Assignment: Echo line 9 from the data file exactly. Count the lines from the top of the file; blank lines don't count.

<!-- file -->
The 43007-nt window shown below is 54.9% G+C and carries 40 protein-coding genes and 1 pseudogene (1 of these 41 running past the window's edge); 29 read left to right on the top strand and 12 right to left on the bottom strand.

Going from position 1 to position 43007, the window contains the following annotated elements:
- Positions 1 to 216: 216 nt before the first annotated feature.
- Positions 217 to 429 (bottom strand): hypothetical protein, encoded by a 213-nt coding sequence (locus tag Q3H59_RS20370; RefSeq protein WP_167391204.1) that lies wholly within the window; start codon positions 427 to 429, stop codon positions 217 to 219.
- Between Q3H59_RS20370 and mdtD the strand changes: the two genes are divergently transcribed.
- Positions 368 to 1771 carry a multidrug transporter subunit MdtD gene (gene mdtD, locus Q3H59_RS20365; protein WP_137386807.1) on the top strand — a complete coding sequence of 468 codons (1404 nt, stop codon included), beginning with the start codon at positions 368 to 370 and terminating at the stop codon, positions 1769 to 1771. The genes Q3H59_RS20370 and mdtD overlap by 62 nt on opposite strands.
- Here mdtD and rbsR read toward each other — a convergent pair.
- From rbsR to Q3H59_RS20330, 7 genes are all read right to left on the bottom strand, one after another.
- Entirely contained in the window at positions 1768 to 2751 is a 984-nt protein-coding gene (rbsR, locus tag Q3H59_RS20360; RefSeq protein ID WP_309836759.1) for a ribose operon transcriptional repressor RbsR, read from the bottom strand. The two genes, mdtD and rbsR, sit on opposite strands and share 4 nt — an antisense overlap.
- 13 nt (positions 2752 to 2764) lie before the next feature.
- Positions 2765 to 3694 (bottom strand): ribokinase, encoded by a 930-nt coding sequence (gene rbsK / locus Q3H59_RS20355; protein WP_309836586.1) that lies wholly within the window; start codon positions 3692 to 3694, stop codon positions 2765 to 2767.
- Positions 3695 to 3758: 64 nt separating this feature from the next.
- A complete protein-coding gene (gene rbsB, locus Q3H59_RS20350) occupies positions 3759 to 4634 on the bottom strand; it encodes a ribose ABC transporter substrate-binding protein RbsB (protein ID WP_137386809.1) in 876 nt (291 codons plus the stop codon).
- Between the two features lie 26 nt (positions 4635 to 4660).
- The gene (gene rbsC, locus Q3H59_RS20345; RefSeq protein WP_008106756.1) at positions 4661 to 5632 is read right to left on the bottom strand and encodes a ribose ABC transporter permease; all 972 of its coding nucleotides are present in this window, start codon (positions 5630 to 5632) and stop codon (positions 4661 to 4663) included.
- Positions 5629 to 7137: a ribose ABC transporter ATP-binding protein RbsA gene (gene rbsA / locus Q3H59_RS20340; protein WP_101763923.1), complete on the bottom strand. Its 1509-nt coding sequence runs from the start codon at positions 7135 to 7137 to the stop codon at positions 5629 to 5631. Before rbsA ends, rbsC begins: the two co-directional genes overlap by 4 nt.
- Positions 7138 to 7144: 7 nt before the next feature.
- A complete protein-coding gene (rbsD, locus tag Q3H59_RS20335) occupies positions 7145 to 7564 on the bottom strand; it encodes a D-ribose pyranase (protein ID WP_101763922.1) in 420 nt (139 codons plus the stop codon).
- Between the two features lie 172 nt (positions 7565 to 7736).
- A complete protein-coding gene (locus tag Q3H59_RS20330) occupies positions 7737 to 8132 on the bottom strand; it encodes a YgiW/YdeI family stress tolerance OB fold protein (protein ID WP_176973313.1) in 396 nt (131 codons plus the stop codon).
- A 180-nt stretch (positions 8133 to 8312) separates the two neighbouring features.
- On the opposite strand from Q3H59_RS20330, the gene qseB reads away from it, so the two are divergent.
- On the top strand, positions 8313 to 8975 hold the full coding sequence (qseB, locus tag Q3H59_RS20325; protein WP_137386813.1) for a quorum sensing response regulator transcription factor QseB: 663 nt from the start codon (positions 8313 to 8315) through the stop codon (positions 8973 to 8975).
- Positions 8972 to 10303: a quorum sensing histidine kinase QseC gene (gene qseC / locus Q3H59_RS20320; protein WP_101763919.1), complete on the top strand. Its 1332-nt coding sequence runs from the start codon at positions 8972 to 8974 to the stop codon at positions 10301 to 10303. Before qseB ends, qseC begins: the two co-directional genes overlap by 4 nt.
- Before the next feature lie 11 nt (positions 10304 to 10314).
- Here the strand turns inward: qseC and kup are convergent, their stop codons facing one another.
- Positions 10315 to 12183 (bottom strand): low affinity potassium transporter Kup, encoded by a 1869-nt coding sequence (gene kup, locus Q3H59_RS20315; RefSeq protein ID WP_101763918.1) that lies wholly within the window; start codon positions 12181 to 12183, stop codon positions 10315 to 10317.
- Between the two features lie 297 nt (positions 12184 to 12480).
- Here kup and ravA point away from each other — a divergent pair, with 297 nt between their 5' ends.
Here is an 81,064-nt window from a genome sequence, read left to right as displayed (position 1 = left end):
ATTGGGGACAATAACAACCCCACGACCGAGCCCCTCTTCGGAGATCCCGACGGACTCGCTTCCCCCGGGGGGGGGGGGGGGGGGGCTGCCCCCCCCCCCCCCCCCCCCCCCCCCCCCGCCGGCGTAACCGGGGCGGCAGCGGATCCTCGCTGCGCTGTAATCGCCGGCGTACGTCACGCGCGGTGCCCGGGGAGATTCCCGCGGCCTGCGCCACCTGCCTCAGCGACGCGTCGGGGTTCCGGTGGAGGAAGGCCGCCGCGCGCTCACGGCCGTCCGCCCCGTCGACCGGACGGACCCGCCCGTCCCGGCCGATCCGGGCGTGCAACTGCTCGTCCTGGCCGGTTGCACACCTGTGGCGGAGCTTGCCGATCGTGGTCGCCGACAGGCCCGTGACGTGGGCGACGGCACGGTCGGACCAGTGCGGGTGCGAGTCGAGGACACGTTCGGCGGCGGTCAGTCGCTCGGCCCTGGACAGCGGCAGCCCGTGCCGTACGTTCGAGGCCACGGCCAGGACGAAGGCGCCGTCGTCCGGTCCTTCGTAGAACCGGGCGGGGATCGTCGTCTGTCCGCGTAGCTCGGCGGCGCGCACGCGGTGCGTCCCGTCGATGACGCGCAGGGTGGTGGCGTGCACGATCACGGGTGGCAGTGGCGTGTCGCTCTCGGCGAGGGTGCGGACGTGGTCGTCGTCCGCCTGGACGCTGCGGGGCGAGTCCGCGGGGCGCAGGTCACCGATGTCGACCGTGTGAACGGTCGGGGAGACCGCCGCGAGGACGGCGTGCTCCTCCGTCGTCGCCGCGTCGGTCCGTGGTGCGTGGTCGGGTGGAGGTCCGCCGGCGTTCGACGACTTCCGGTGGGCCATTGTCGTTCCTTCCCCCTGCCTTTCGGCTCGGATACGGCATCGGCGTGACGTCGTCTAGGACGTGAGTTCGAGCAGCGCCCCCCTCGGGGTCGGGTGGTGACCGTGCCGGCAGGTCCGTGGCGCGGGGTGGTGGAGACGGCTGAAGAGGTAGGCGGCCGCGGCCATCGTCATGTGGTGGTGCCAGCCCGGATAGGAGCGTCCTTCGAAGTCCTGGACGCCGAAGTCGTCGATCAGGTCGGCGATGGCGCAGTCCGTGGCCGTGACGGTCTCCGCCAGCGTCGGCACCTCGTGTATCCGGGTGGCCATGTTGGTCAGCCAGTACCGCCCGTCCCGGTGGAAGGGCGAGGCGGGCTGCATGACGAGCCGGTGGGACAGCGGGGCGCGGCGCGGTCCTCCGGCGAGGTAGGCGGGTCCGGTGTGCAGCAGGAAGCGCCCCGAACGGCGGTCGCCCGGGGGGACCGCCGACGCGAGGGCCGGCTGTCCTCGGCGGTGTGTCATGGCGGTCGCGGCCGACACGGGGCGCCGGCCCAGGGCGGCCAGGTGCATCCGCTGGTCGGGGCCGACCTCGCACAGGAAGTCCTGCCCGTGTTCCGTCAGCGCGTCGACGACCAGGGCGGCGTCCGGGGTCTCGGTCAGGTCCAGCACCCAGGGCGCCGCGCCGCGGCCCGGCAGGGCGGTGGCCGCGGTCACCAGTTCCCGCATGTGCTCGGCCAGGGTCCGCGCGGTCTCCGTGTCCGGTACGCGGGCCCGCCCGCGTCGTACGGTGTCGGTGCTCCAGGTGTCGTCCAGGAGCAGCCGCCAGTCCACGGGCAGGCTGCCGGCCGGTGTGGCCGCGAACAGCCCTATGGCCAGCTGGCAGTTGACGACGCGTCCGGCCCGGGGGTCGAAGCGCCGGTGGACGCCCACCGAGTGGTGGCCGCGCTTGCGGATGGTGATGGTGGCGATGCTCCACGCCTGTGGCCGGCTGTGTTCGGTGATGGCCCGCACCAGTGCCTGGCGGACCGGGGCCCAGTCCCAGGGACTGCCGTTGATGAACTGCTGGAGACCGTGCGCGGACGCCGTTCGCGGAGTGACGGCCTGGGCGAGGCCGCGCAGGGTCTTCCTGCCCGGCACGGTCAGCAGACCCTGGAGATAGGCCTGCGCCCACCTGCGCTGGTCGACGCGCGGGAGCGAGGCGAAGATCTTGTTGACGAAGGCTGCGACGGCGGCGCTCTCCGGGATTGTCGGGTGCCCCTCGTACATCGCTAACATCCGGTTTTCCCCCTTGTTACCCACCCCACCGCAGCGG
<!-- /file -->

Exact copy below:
- Entirely contained in the window at positions 1768 to 2751 is a 984-nt protein-coding gene (rbsR, locus tag Q3H59_RS20360; RefSeq protein ID WP_309836759.1) for a ribose operon transcriptional repressor RbsR, read from the bottom strand. The two genes, mdtD and rbsR, sit on opposite strands and share 4 nt — an antisense overlap.